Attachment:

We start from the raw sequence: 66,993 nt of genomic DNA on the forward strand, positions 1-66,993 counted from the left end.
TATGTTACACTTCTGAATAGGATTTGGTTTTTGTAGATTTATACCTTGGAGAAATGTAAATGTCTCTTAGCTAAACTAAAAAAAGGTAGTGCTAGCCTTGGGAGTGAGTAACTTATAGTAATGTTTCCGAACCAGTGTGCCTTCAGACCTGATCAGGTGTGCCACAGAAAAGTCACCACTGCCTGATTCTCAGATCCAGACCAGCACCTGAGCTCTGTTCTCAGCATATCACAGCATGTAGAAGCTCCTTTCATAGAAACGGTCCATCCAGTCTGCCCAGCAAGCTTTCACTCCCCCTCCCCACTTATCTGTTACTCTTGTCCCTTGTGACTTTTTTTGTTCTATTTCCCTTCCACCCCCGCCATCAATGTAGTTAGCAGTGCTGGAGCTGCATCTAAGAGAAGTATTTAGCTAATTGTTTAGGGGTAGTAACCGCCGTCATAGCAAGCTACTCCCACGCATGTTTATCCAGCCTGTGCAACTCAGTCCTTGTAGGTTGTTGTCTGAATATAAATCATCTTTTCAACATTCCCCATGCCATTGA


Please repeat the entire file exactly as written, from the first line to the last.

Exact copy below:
We start from the raw sequence: 66,993 nt of genomic DNA on the forward strand, positions 1-66,993 counted from the left end.
TATGTTACACTTCTGAATAGGATTTGGTTTTTGTAGATTTATACCTTGGAGAAATGTAAATGTCTCTTAGCTAAACTAAAAAAAGGTAGTGCTAGCCTTGGGAGTGAGTAACTTATAGTAATGTTTCCGAACCAGTGTGCCTTCAGACCTGATCAGGTGTGCCACAGAAAAGTCACCACTGCCTGATTCTCAGATCCAGACCAGCACCTGAGCTCTGTTCTCAGCATATCACAGCATGTAGAAGCTCCTTTCATAGAAACGGTCCATCCAGTCTGCCCAGCAAGCTTTCACTCCCCCTCCCCACTTATCTGTTACTCTTGTCCCTTGTGACTTTTTTTGTTCTATTTCCCTTCCACCCCCGCCATCAATGTAGTTAGCAGTGCTGGAGCTGCATCTAAGAGAAGTATTTAGCTAATTGTTTAGGGGTAGTAACCGCCGTCATAGCAAGCTACTCCCACGCATGTTTATCCAGCCTGTGCAACTCAGTCCTTGTAGGTTGTTGTCTGAATATAAATCATCTTTTCAACATTCCCCATGCCATTGA